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Ford Shareholders Criticize Automaker’s Economic and Environmental Performance




Ford Shareholders Criticize Automaker’s Economic and Environmental Performance


Ford Shareholders Criticize Automaker’s Economic and Environmental Performance
Press Release
May 12, 2005

Emphasis on Gas Guzzlers has put the company at risk. Shareholders ask
Ford’s Directors to align executive compensation and lobbying policies
with increased gas mileage


Wilmington, DE – After a devastating bond downgrade to ‘junk’ status
by Standard & Poors, investors and environmental advocates inside Ford
Motor Company’s (NYSE: F) annual meeting expressed concern that Ford
is losing market share and profits to foreign competitors – like Honda
and Toyota – by actively lobbying against increases in national fuel
economy standards, by not implementing a policy to tie executive
compensation to greenhouse gas reductions and by not using current
clean car technologies.

Ford’s sales have fallen for the 10th straight month, while according
to the EPA, Ford has the lowest fleetwide fuel economy of any major
automaker. With rising gasoline prices and increasing concern about
global warming and global security, the company has lost a significant
number of customers that want high-tech, high-efficiency vehicles
rather than heavy, gas guzzling trucks and SUVs. While Chairman and
CEO Bill Ford Jr. has said the company will address this issue, the
company’s lobbying and salary incentive policies show the opposite.

In today’s meeting, shareholders voted their concerns in the form of
two shareholder proposals. Both proposals received well above the 3%
threshold required by the SEC to allow the resolutions to be refilled
in the coming year, should the company not agree to implement them
before then.

* Proposal #4 on Ford’s 2005 proxy questions the company’s policy of
lobbying against increased federal corporate average fuel economy
(CAFE) standards. This resolution, sponsored by Green Century Capital
Management, Sierra Club and U.S. PIRG, received a 6.4% vote.

* Proposal #6 requests that Ford’s Board tie a large portion of senior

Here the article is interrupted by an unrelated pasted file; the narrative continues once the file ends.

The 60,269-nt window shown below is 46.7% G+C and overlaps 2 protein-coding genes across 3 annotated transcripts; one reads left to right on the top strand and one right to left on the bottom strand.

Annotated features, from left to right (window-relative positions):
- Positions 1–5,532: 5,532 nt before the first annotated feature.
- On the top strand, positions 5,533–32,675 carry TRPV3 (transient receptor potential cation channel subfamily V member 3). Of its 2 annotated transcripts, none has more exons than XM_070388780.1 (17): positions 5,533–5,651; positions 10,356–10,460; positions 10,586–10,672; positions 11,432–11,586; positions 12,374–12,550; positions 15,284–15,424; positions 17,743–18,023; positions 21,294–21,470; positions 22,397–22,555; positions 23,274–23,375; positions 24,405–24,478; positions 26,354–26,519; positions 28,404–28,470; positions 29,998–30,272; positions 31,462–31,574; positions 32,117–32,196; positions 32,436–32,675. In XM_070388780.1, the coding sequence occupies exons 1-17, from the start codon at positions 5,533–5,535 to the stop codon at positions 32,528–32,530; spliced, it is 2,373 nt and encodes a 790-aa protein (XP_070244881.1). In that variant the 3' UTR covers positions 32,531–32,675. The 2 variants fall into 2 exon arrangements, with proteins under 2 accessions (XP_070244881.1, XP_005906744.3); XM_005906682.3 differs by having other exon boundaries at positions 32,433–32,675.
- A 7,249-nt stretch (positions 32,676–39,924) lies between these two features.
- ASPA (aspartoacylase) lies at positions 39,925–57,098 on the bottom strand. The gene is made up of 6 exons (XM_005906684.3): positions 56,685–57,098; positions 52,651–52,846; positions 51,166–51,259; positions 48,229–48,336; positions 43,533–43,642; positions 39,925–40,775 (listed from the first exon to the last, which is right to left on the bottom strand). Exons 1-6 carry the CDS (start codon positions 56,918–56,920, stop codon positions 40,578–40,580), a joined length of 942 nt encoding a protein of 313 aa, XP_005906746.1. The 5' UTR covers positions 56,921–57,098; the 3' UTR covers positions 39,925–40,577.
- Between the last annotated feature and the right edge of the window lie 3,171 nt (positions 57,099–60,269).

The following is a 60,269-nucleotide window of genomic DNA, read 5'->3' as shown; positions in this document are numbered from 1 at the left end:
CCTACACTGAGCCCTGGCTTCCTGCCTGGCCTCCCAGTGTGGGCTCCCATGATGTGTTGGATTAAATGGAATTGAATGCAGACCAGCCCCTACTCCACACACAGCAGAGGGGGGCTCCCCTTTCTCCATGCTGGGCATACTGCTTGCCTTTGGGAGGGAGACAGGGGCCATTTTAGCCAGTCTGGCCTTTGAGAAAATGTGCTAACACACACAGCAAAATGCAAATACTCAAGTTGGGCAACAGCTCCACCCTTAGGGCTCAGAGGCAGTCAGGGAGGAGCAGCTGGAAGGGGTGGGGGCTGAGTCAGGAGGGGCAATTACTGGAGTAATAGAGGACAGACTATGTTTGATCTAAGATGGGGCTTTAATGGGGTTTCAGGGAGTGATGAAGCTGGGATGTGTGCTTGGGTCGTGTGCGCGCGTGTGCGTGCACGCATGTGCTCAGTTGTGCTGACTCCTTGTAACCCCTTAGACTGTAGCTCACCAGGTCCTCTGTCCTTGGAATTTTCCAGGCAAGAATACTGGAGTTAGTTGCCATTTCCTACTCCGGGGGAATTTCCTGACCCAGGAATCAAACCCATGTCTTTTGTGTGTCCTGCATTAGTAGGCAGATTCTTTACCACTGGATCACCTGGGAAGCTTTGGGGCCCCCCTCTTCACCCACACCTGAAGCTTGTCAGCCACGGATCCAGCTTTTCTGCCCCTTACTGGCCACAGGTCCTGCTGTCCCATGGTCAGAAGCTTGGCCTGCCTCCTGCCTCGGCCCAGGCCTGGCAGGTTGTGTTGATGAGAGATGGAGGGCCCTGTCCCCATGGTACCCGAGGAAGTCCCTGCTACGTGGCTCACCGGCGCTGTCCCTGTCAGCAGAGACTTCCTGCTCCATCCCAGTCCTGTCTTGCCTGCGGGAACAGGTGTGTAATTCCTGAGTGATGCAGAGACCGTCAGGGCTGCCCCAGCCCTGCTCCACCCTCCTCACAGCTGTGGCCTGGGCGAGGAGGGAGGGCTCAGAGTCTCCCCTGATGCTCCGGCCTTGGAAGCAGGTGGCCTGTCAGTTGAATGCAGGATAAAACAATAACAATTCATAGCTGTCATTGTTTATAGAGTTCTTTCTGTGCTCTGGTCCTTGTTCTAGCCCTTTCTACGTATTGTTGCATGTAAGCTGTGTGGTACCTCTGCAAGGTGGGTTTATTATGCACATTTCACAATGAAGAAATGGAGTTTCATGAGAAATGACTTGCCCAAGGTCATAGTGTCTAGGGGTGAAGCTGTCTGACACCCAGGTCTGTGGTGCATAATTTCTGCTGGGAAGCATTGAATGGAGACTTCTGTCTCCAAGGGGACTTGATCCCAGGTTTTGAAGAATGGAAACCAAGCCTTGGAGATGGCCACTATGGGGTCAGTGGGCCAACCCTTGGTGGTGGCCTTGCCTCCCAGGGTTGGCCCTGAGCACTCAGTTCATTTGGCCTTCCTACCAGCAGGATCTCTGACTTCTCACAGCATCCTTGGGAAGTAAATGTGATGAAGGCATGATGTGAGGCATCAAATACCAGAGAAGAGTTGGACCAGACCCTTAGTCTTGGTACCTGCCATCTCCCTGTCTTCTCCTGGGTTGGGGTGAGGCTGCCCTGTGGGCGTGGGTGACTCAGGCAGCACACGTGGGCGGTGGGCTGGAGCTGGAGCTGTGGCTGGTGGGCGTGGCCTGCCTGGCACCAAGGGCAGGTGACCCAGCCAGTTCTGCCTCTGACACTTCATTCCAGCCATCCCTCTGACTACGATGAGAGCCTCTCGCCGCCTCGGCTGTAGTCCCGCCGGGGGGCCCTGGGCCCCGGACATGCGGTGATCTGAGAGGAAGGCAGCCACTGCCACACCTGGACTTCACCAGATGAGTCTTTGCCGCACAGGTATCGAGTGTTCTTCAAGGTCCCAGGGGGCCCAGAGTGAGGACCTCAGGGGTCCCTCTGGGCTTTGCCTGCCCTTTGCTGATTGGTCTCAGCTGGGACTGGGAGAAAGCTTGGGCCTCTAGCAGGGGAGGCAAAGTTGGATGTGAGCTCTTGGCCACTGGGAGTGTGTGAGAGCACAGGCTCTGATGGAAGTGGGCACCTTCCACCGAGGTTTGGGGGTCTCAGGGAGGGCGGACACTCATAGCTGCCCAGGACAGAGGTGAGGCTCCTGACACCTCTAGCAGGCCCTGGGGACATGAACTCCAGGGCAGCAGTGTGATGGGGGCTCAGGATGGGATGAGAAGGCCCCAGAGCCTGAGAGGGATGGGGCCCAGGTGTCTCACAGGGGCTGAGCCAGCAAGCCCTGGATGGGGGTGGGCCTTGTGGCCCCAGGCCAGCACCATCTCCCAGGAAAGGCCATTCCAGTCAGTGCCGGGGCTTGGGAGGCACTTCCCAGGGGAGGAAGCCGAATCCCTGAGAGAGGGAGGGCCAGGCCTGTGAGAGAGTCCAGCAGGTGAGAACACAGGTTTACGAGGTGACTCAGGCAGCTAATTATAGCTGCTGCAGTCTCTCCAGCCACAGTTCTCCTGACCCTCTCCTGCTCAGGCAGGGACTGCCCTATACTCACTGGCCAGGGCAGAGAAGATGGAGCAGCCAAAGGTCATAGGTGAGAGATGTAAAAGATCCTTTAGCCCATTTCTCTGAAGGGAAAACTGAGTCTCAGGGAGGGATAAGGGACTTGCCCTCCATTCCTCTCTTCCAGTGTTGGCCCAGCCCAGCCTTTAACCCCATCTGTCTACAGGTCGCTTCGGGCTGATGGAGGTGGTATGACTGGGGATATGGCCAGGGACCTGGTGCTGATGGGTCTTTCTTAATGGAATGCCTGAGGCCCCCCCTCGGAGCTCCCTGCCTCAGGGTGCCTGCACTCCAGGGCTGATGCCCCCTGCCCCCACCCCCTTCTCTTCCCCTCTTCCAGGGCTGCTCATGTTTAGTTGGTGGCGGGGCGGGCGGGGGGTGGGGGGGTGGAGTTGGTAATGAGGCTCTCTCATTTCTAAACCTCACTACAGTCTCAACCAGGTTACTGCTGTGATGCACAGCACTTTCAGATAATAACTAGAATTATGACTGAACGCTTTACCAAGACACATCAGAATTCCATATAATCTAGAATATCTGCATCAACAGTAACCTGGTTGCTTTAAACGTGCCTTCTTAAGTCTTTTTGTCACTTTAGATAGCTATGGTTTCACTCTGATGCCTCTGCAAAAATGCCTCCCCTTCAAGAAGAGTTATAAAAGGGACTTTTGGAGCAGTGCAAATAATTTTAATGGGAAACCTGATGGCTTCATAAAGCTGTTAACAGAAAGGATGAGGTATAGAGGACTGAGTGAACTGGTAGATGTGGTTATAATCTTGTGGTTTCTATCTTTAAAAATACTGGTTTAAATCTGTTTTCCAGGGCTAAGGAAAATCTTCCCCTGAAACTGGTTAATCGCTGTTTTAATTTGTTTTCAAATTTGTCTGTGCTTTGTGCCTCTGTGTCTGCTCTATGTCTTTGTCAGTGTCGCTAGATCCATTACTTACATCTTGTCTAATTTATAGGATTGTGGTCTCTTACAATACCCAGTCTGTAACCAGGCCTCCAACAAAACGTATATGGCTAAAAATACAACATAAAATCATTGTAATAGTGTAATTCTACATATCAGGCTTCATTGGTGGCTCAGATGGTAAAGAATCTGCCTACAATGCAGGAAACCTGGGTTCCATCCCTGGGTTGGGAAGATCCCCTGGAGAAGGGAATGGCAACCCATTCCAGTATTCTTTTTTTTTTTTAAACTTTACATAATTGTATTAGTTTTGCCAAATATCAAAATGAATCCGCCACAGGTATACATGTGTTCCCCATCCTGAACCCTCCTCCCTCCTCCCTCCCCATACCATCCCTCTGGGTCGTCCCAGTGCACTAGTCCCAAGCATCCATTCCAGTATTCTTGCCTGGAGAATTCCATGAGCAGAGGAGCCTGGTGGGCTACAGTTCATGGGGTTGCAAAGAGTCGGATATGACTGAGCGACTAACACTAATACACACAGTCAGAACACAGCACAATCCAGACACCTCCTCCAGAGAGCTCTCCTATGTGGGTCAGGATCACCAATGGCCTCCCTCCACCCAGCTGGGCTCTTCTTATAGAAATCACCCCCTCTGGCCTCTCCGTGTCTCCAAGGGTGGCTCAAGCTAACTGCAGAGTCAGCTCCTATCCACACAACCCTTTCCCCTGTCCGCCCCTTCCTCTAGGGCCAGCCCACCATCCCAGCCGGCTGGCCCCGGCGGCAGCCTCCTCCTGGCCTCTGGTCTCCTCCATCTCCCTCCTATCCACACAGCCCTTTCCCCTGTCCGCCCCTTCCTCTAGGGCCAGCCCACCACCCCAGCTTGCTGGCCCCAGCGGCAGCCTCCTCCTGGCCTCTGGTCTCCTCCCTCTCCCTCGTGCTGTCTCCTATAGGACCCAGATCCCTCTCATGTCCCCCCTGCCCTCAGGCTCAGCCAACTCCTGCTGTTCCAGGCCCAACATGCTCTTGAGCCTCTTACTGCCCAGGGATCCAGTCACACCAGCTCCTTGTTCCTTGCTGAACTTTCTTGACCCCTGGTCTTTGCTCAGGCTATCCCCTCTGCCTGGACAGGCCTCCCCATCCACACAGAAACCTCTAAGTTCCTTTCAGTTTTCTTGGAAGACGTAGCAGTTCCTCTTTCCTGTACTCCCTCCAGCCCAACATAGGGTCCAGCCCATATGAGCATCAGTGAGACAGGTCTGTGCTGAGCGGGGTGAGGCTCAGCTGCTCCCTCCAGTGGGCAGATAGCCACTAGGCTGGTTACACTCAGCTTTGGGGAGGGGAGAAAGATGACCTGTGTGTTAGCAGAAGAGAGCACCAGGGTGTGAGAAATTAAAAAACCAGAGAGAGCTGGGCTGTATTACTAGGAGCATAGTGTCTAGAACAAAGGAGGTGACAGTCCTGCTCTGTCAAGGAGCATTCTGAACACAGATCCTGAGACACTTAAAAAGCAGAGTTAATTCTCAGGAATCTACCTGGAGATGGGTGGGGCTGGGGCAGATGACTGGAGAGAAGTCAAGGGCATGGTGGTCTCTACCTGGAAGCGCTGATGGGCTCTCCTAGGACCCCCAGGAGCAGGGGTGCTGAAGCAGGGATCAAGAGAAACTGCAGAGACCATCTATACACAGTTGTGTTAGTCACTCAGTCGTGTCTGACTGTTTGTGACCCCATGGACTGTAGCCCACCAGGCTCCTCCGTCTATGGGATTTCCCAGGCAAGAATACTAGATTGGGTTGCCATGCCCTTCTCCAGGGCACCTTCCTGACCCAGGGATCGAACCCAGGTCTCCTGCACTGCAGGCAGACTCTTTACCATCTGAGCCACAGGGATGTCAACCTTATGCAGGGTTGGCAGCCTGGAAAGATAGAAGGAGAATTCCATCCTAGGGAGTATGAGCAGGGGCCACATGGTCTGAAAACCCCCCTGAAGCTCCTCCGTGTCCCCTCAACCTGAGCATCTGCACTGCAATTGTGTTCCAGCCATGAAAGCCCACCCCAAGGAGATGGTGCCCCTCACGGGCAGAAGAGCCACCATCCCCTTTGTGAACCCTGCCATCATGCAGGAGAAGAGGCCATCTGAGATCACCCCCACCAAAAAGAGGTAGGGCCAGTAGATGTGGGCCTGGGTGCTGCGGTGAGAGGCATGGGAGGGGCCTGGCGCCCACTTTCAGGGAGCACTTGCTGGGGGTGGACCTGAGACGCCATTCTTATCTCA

executive compensation to progress in reducing greenhouse gas
emissions from Ford’s passenger vehicles. This proposal, sponsored by
Bluewater Network and Global Exchange, received a 5.5% vote.

“Ford has fiercely resisted moves by Congress to raise CAFE
standards,” said Beth Williamson, Shareholder Advocate for Green
Century Capital Management. “Undermining these federal efforts to
protect consumers from rising gas prices and global warming pollution
may harm consumer confidence in Ford’s vehicles and our company’s
competitive positioning.”

SUV sales, which generate the bulk of Ford’s profits, have not
weathered consumer anxiety over gas prices. Ford’s struggling
finances have resulted in the recent downgrade of Ford’s credit to
junk status.

“Ford needs to see the writing on the wall – consumers want high
technology and clean cars that go farther on a gallon of gas,” stated
Pamela Irwin, National Conservation Organizer for the Sierra Club’s
Global Warming and Energy Program. “Instead of spending money on
lobbyists to fight fuel economy standards, they should be spending it
on engineers to make high quality, low emission vehicles.

Anna Aurilio, Legislative Director of U.S. PIRG, added, “Instead of
using influential lobbying staff like former top Bush Administration
lobbyist Ziad Ojaki to block progress on fuel economy standards, Ford
should become a leader in producing cars that will save consumers
money at the pump.”

Shareholders also called on the company to use its executive
compensation policy to create incentives for management to build a
more efficient vehicle fleet.

“We believe that an efficient method of protecting shareholder equity
against future oil price increases and increasing government
regulation of greenhouse gas emissions is to tie executive
compensation to progress in reducing greenhouse gas emissions from
Ford’s automotive products,” said Russell Long, Director of Bluewater
Network.

Jennifer Krill, representing Global Exchange and the Jumpstart Ford
Coalition, stated, “Curbing greenhouse gas emissions from automobiles
will be one the key drivers determining competitiveness in the
automobile industry over the next few decades; establishing an
incentive program will ensure that our Company regains lost market
share of recent years.”

All of the below organizations were represented at today’s annual
meeting. They will continue to press Ford to improve the company’s
environmental and business practices as they relate to fuel economy
and global warming pollution in the months ahead.

Green Century Capital Management (GCCM) is an environmental investing
firm which focuses on environmentally progressive companies and uses
shareholder advocacy to improve environmental responsibility.

Bluewater Network promotes critical policy changes in government and
industry to protect the earth’s finite and vulnerable ecosystems.

The Sierra Club is the nation’s oldest, largest, most influential
grass-roots environmental organization with over 800,000 members
nationwide.

U.S. Public Interest Research Group is the national lobbying office
for the state Public Interest Research Groups. PIRGs are nonpartisan,
nonprofit environmental and consumer advocacy organizations that are
active across the country.

Global Exchange is an international human rights organization
dedicated to promoting environmental, political and social justice.